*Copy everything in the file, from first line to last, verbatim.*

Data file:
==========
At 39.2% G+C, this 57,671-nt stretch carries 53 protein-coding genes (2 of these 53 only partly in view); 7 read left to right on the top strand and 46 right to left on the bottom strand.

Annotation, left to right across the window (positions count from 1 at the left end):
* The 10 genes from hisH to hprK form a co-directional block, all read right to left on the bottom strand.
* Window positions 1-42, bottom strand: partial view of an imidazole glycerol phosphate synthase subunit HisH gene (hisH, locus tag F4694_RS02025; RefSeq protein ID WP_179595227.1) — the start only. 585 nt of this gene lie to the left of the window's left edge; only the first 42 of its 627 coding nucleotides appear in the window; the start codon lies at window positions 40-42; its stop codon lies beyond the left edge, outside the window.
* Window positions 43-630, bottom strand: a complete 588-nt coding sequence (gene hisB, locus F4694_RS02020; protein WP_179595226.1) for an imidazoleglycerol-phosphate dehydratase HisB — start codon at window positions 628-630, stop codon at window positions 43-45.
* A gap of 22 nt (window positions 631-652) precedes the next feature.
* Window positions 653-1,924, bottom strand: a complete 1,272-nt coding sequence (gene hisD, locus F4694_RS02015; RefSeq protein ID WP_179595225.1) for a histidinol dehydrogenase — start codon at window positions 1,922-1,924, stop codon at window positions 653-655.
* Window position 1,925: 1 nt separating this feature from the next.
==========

At 39.2% G+C, this 57,671-nt stretch carries 53 protein-coding genes (2 of these 53 only partly in view); 7 read left to right on the top strand and 46 right to left on the bottom strand.

Annotation, left to right across the window (positions count from 1 at the left end):
* The 10 genes from hisH to hprK form a co-directional block, all read right to left on the bottom strand.
* Window positions 1-42, bottom strand: partial view of an imidazole glycerol phosphate synthase subunit HisH gene (hisH, locus tag F4694_RS02025; RefSeq protein ID WP_179595227.1) — the start only. 585 nt of this gene lie to the left of the window's left edge; only the first 42 of its 627 coding nucleotides appear in the window; the start codon lies at window positions 40-42; its stop codon lies beyond the left edge, outside the window.
* Window positions 43-630, bottom strand: a complete 588-nt coding sequence (gene hisB, locus F4694_RS02020; protein WP_179595226.1) for an imidazoleglycerol-phosphate dehydratase HisB — start codon at window positions 628-630, stop codon at window positions 43-45.
* A gap of 22 nt (window positions 631-652) precedes the next feature.
* Window positions 653-1,924, bottom strand: a complete 1,272-nt coding sequence (gene hisD, locus F4694_RS02015; RefSeq protein ID WP_179595225.1) for a histidinol dehydrogenase — start codon at window positions 1,922-1,924, stop codon at window positions 653-655.
* Window position 1,925: 1 nt separating this feature from the next.